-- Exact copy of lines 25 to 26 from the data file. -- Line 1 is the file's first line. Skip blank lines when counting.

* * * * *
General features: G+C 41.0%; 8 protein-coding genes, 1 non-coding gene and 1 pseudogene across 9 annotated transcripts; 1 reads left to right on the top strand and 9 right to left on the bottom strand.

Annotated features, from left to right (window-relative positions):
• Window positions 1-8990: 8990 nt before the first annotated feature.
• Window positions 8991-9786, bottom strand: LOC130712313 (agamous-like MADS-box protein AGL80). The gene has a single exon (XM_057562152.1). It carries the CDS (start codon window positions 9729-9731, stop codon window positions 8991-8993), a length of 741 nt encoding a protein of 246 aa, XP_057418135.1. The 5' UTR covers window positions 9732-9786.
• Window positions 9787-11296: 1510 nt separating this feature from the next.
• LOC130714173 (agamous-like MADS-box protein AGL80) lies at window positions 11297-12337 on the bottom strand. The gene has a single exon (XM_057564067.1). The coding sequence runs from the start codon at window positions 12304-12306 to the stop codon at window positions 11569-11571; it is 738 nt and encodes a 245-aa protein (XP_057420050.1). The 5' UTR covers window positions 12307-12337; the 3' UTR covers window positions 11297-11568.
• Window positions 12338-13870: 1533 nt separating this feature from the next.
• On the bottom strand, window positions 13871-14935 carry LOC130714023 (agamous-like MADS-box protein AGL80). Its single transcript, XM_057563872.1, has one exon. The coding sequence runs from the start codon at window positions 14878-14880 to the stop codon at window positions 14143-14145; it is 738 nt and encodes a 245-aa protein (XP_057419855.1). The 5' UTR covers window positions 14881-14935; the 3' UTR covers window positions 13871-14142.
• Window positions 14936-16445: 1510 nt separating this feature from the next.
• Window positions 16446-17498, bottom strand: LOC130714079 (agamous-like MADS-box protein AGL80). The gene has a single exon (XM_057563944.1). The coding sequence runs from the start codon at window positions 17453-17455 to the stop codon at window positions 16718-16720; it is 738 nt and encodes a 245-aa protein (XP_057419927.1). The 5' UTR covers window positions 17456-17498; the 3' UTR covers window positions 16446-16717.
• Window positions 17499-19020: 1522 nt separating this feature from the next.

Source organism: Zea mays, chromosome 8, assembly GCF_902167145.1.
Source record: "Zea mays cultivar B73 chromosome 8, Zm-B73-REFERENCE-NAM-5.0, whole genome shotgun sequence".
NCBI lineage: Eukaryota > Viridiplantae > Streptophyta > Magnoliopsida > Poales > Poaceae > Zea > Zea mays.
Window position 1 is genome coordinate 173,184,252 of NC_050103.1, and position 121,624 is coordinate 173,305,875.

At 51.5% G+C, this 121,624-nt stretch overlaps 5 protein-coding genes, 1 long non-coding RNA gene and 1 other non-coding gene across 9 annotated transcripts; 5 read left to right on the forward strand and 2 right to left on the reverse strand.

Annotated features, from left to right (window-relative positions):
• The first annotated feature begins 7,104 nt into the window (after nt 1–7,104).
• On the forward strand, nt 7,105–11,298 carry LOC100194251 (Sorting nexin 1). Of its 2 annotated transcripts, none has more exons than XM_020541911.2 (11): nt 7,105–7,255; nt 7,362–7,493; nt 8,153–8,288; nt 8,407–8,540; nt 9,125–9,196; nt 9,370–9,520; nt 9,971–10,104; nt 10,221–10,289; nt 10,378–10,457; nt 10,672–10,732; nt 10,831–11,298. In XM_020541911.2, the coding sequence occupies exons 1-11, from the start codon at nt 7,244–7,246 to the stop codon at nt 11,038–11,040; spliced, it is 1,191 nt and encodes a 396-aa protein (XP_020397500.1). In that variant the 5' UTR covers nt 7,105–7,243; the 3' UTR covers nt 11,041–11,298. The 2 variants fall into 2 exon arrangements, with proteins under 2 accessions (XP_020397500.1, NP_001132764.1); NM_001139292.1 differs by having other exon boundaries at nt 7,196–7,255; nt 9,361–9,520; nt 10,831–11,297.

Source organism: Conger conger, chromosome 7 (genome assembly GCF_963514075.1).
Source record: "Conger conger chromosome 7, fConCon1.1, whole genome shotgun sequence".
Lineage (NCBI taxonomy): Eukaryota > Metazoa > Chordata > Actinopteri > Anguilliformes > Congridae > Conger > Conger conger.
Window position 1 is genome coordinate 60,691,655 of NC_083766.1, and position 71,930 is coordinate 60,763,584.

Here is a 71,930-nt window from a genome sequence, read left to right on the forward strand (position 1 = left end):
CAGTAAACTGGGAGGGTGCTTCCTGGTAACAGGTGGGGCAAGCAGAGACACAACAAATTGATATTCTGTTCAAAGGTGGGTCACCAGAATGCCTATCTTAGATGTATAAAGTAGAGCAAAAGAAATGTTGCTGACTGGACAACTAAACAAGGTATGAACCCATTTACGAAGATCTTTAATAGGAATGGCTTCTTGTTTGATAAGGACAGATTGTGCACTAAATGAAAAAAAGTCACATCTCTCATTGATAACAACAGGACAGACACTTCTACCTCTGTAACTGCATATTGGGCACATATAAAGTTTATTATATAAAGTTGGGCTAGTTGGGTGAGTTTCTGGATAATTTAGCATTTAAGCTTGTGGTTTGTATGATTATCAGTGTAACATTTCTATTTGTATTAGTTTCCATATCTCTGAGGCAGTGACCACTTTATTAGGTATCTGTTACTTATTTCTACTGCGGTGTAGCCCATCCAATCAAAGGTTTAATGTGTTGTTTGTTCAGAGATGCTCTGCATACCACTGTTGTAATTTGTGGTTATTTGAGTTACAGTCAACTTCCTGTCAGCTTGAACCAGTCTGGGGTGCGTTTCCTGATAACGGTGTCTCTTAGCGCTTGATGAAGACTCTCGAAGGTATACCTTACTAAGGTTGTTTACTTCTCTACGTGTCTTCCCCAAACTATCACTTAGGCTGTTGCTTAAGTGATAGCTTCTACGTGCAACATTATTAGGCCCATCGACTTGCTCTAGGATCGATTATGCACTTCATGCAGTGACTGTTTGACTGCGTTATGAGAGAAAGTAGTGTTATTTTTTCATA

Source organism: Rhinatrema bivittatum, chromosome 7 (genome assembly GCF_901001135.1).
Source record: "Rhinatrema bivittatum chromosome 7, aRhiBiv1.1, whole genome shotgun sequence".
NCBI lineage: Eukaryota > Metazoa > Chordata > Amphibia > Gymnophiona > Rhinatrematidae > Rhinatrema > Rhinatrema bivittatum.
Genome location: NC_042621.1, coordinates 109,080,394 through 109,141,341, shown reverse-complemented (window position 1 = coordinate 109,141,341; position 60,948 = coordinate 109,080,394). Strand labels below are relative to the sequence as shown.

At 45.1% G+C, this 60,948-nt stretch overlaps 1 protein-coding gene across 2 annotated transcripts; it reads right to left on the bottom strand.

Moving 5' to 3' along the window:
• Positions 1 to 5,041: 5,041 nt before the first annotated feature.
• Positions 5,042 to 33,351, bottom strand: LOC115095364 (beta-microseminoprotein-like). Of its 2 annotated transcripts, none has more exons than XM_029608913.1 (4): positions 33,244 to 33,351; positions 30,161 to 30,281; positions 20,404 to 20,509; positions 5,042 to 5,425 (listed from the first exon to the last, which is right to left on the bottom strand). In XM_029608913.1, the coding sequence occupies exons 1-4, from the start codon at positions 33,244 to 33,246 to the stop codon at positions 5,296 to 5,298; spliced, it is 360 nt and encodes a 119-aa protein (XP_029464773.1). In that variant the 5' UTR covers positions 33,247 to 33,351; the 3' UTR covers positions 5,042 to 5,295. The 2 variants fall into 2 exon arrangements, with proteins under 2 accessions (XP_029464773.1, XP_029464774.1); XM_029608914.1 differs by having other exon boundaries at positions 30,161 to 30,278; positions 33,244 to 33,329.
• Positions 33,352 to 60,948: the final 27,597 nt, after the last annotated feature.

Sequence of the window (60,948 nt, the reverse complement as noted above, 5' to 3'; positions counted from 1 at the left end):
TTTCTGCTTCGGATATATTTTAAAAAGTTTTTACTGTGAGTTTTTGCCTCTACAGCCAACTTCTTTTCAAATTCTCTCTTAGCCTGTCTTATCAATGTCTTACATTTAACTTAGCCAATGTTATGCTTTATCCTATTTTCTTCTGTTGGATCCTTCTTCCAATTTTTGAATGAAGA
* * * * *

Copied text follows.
CAGTAAACTGGGAGGGTGCTTCCTGGTAACAGGTGGGGCAAGCAGAGACACAACAAATTGATATTCTGTTCAAAGGTGGGTCACCAGAATGCCTATCTTAGATGTATAAAGTAGAGCAAAAGAAATGTTGCTGACTGGACAACTAAACAAGGTATGAACCCATTTACGAAGATCTTTAATAGGAATGGCTTCTTGTTTGATAAGGACAGATTGTGCACTAAATGAAAAAAAGTCACATCTCTCATTGATAACAACAGGACAGACACTTCTACCTCTGTAACTGCATATTGGGCACATATAAAGTTTATTATATAAAGTTGGGCTAGTTGGGTGAGTTTCTGGATAATTTAGCATTTAAGCTTGTGGTTTGTATGATTATCAGTGTAACATTTCTATTTGTATTAGTTTCCATATCTCTGAGGCAGTGACCACTTTATTAGGTATCTGTTACTTATTTCTACTGCGGTGTAGCCCATCCAATCAAAGGTTTAATGTGTTGTTTGTTCAGAGATGCTCTGCATACCACTGTTGTAATTTGTGGTTATTTGAGTTACAGTCAACTTCCTGTCAGCTTGAACCAGTCTGGGGTGCGTTTCCTGATAACGGTGTCTCTTAGCGCTTGATGAAGACTCTCGAAGGTATACCTTACTAAGGTTGTTTACTTCTCTACGTGTCTTCCCCAAACTATCACTTAGGCTGTTGCTTAAGTGATAGCTTCTACGTGCAACATTATTAGGCCCATCGACTTGCTCTAGGATCGATTATGCACTTCATGCAGTGACTGTTTGACTGCGTTATGAGAGAAAGTAGTGTTATTTTTTCATA

Source organism: Rhinatrema bivittatum, chromosome 7 (genome assembly GCF_901001135.1).